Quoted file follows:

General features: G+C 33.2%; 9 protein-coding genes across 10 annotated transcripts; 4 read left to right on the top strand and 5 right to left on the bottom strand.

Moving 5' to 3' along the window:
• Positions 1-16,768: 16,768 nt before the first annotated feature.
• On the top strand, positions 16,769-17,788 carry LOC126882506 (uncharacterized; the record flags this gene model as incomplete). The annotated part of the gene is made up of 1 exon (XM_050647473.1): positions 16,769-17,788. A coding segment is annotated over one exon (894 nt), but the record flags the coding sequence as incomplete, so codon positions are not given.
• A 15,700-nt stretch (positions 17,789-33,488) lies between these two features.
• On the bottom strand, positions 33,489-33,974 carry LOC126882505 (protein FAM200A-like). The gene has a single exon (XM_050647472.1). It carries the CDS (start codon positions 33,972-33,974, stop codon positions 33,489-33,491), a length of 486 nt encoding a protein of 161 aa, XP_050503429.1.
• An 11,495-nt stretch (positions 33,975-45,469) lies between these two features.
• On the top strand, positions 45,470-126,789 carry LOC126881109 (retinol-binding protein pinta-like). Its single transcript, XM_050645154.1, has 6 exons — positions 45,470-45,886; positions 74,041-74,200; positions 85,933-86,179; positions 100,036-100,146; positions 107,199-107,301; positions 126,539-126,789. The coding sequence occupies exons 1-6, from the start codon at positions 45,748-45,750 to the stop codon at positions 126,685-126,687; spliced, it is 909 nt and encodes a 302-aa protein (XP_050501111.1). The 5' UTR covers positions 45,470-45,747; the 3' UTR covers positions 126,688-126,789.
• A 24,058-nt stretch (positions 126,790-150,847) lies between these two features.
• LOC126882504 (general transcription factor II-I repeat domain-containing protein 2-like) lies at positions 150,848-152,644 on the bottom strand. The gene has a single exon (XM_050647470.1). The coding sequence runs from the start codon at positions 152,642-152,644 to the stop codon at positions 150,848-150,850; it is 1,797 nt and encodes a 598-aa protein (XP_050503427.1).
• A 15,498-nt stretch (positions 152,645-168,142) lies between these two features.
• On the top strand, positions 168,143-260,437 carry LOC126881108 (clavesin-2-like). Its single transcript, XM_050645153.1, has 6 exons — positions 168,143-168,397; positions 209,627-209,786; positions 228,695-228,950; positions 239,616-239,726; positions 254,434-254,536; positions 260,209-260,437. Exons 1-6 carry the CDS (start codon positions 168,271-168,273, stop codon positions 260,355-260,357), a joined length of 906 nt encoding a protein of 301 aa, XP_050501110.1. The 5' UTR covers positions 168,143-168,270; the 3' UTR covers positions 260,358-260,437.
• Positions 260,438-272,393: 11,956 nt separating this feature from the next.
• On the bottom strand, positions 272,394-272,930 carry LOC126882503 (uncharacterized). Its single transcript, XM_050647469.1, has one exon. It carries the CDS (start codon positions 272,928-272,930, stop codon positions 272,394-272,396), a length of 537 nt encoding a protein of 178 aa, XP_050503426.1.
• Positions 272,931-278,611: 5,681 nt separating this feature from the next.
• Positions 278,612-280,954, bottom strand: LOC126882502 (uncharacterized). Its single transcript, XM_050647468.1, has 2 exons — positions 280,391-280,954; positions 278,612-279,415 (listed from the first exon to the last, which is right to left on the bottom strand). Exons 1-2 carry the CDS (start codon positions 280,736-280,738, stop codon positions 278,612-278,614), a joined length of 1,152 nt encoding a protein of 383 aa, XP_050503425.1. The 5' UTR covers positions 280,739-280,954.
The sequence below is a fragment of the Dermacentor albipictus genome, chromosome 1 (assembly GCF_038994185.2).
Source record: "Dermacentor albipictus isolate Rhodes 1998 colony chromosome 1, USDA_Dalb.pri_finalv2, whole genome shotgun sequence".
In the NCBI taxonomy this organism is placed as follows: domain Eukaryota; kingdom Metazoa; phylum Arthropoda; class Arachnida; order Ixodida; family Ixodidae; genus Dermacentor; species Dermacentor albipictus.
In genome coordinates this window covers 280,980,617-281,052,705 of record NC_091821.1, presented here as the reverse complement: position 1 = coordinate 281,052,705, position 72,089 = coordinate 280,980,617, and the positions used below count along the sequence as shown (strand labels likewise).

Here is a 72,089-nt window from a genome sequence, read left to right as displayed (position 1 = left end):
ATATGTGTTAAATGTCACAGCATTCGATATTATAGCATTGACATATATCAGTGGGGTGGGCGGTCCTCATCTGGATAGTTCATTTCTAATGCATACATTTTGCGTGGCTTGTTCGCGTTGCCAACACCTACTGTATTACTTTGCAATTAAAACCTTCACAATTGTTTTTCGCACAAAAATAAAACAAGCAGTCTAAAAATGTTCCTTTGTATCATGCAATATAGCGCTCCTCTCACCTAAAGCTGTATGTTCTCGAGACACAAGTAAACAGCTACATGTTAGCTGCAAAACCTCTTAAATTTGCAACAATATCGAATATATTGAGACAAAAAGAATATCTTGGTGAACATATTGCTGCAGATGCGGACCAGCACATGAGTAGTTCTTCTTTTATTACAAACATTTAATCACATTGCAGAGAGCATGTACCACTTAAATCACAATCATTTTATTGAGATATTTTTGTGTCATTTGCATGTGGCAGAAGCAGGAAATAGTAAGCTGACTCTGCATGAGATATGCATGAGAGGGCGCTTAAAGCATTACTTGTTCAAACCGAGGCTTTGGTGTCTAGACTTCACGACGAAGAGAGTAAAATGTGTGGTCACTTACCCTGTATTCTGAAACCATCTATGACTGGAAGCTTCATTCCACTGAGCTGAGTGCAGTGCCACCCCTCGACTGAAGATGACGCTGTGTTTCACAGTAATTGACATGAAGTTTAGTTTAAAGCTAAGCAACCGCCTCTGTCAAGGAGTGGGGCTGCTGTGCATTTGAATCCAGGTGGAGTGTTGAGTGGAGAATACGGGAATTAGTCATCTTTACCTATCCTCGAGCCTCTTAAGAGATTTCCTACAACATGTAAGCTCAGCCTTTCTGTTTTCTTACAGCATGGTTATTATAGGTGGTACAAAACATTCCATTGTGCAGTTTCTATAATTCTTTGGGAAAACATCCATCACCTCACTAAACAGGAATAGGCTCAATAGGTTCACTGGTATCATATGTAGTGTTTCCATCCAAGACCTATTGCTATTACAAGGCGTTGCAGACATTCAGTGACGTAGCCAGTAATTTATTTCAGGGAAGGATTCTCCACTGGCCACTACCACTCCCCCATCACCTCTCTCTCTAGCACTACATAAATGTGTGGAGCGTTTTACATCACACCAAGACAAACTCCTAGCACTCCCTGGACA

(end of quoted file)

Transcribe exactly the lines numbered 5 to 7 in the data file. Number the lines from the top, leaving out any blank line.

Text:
• A 15,700-nt stretch (positions 17,789-33,488) lies between these two features.
• On the bottom strand, positions 33,489-33,974 carry LOC126882505 (protein FAM200A-like). The gene has a single exon (XM_050647472.1). It carries the CDS (start codon positions 33,972-33,974, stop codon positions 33,489-33,491), a length of 486 nt encoding a protein of 161 aa, XP_050503429.1.
• An 11,495-nt stretch (positions 33,975-45,469) lies between these two features.